This might be a short one. Normally I spew out a load of hyperbolic nonsense and pithy exaggerations in the name of at least attempting to be vaguely entertaining when talking about something as ridiculous as video games, but this time I’ m not sure I can be bothered. After my six and a half hours with RE:Turn I came to resent almost everything about it and I don’t want to spend any more time on the bloody thing than necessary.

To be perfectly honest I wasn’t the best person to review a game like this. I don’t like most anime, I’m not a fan of horror any more due to being old and crap and I’m not one for visual novels (apart from the utterly exceptional Doki Doki Literature Club. If you haven’t played that do so, with knowing as little information going in as possible). But it fell in my lap and I played it through.

RE:Turn is a plot (I’d be hard pushed to call it a story) driven 2D horror adventure puzzle game with a kind of visual novel thing going on underneath. The problem with RE:Turn (aside from the awfully insipid, tropetacular title of the game which means nothing) is the horror isn’t very horrific, the story is nonsense, the anime stylings incredibly typical and the puzzles veer from obtuse to painfully obvious.

I’ve said it before but outside of a tiny amount of specific examples I don’t believe anyone sets out to make a bad game. And taking into consideration my own feelings towards the many components that make up this particular game I tried to give it a fair shake of the stick. The reason this review is so belated after the release of the game is because I had to work myself up to playing it because it isn’t the kind of thing I enjoy. We at MHG do this review thing for the fun and love of it, so we take on games we wouldn’t ordinarily as we’re using our own free gaming time to try and write something that someone, somewhere, hopefully will get enjoyment out of. So I’m not myopic enough to stick the boot into a game because it’s not ‘my kind of thing’. That’s disingenuous and the hallmark of a dickhead. I might be a dickhead but I’m not THAT dickhead.

Unfortunately RE:Turn is just a bad game. There are minor things like it resolutely refusing to recognise my Xbox One controller so I’m playing on the keyboard which wouldn’t be bad if it didn’t lead to making one section where you have to run away from something trial and error. The problem is if you don’t hit left at the precise moment you finish the dialogue you ain’t getting away. And holding the key down to run before you close the dialogue box doesn’t work because the game only recognises the key press if you do it AFTER you’ve closed it.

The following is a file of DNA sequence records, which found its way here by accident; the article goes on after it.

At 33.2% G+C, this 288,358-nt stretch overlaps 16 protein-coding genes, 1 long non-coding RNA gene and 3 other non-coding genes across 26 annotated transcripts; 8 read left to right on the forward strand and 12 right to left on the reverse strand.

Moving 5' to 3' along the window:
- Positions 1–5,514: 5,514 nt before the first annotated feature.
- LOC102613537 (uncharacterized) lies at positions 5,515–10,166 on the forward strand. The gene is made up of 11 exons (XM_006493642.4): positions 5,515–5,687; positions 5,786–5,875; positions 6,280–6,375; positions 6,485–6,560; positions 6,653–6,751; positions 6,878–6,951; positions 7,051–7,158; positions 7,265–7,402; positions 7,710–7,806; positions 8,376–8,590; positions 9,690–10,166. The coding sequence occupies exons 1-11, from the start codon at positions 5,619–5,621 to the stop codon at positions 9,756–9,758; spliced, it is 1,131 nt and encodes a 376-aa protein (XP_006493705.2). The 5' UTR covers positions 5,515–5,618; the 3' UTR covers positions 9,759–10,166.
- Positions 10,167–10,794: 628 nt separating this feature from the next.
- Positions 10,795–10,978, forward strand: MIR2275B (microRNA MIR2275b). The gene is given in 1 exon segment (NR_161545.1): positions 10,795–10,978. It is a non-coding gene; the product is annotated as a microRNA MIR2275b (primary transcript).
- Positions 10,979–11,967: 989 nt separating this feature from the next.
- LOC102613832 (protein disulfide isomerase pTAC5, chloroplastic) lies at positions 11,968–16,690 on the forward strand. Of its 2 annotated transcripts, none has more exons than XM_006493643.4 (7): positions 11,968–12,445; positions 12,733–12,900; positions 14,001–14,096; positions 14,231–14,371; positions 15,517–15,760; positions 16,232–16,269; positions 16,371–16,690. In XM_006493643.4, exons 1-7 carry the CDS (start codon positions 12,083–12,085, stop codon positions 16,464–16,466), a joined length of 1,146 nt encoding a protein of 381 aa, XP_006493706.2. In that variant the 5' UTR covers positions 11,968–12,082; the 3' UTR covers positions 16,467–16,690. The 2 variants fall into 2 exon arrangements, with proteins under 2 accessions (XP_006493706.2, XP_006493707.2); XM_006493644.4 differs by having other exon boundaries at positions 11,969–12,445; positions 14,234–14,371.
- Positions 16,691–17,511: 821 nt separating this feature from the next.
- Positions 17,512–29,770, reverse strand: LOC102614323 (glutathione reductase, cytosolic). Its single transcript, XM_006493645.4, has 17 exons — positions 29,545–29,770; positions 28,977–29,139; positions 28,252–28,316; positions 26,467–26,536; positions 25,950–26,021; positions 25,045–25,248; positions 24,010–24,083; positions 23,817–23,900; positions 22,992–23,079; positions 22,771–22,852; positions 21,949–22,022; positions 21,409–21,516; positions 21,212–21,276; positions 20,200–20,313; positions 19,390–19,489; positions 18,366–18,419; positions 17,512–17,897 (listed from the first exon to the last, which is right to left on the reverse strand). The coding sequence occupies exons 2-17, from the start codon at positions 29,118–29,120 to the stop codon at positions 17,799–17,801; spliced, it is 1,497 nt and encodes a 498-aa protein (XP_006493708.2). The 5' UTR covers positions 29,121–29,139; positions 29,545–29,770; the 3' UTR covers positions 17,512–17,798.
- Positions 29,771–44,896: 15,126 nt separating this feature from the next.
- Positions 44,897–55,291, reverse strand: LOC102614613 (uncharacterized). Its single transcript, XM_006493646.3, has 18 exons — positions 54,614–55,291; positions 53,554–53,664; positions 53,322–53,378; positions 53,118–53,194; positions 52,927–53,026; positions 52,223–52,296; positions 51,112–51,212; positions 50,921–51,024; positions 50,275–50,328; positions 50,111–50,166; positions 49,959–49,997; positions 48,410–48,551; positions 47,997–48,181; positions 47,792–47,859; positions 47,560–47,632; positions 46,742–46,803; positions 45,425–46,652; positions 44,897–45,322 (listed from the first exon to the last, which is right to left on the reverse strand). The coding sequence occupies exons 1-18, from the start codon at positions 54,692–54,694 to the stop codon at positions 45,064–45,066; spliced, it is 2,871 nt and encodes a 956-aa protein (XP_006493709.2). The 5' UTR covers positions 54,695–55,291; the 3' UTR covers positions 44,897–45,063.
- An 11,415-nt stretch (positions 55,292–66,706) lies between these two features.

The game requires an obscene amount of to-ing and fro-ing in the limited locations. You’re repeatedly interacting with objects in rooms you’ve already looked at to obtain things that the puzzles require. The game doesn’t even give you a sprint button until halfway through the game, for crying out loud. 

The narrative is loose and not particularly coherent. The characters are fine, if somewhat caricatured, and while there are definitely one or two story beats which are actually really good and put a nice spin on what is a very well trodden path, there’s also so fundamentally dumb stuff in here. I’m not the crunchiest cookie in the barrel, but even taking into account my knuckleheadedness I struggled to reconcile what was happening and why sometimes.

And it ends kind of abruptly. I was expecting some clarification on some of the plot threads, but it leaves a lot open, which would be fine if you could draw some conclusions that weren’t entirely guesswork. There’s a very real possibility the ending is not the only one you can get but I’m absolutely not going through the game again to find out. Bugger that for a game of soldiers.

Also puzzle solution items are just there without any context sometimes. For example late in the game you can’t get past some creature without it grabbing your leg, so (minor puzzle spoiler) you use a lead pipe you found outside to see if that works. It doesn’t. Ok, so then you find an intricately made wooden leg. Oh….kay? I’ll let it slide, it’s kind of set up in the narrative. Then, out of nowhere, you find a mannequin. Like a whole, full body mannequin. Which is on a train. For absolutely no reason. 

The ultimate culmination of the game I met with a kind of despondent resentment. The beats in the story don’t really feel ‘sold’ to you. The drama is very, very flat. Games like this can live and die on their story. I can forgive mechanical dumbness, odd puzzle resolutions and strange bugs as long as something in the story is engaging me but there’s a very real disconnect with what the game is trying to tell you and what it’s actually telling you. I’m desperately sidestepping story spoilers because there’s a tiny chance someone reading this may have it on their Steam wishlist or something and may get around to playing it despite me flat out saying “It really isn’t very good.” so sorry for being vague. Like I said, I’m not THAT dickhead.

Like most games I find to be rubbish it’s a shame and disappointment due to the unrealised potential. The potential for a hybrid of this type; mixing a quite lovely pixel art aesthetic, horror, a story of loss and anger and love and some decent puzzling sounds like a treat, but ultimately it lives up to none of that potential, and that’s why I now resent this bloody game and the 6 hours it robbed me of.

So much for this review being a short one.

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